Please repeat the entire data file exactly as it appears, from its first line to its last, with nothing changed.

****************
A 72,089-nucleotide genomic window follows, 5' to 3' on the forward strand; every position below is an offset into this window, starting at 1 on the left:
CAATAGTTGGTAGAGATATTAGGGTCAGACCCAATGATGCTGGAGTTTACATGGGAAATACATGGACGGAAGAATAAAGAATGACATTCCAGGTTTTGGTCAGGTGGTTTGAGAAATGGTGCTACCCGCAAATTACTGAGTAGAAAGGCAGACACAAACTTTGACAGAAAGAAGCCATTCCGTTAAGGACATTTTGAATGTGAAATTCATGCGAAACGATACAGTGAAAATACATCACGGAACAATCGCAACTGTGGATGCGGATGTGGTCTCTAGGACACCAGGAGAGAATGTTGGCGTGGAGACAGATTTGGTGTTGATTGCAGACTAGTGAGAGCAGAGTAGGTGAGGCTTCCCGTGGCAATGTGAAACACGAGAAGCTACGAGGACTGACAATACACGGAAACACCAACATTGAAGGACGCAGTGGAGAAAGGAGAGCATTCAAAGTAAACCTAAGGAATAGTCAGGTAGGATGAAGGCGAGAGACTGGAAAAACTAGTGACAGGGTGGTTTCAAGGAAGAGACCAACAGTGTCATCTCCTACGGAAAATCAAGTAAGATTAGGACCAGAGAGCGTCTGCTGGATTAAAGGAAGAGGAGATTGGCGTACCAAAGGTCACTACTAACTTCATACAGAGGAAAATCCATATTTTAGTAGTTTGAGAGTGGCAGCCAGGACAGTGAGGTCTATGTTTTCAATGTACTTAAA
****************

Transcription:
A 72,089-nucleotide genomic window follows, 5' to 3' on the forward strand; every position below is an offset into this window, starting at 1 on the left:
CAATAGTTGGTAGAGATATTAGGGTCAGACCCAATGATGCTGGAGTTTACATGGGAAATACATGGACGGAAGAATAAAGAATGACATTCCAGGTTTTGGTCAGGTGGTTTGAGAAATGGTGCTACCCGCAAATTACTGAGTAGAAAGGCAGACACAAACTTTGACAGAAAGAAGCCATTCCGTTAAGGACATTTTGAATGTGAAATTCATGCGAAACGATACAGTGAAAATACATCACGGAACAATCGCAACTGTGGATGCGGATGTGGTCTCTAGGACACCAGGAGAGAATGTTGGCGTGGAGACAGATTTGGTGTTGATTGCAGACTAGTGAGAGCAGAGTAGGTGAGGCTTCCCGTGGCAATGTGAAACACGAGAAGCTACGAGGACTGACAATACACGGAAACACCAACATTGAAGGACGCAGTGGAGAAAGGAGAGCATTCAAAGTAAACCTAAGGAATAGTCAGGTAGGATGAAGGCGAGAGACTGGAAAAACTAGTGACAGGGTGGTTTCAAGGAAGAGACCAACAGTGTCATCTCCTACGGAAAATCAAGTAAGATTAGGACCAGAGAGCGTCTGCTGGATTAAAGGAAGAGGAGATTGGCGTACCAAAGGTCACTACTAACTTCATACAGAGGAAAATCCATATTTTAGTAGTTTGAGAGTGGCAGCCAGGACAGTGAGGTCTATGTTTTCAATGTACTTAAA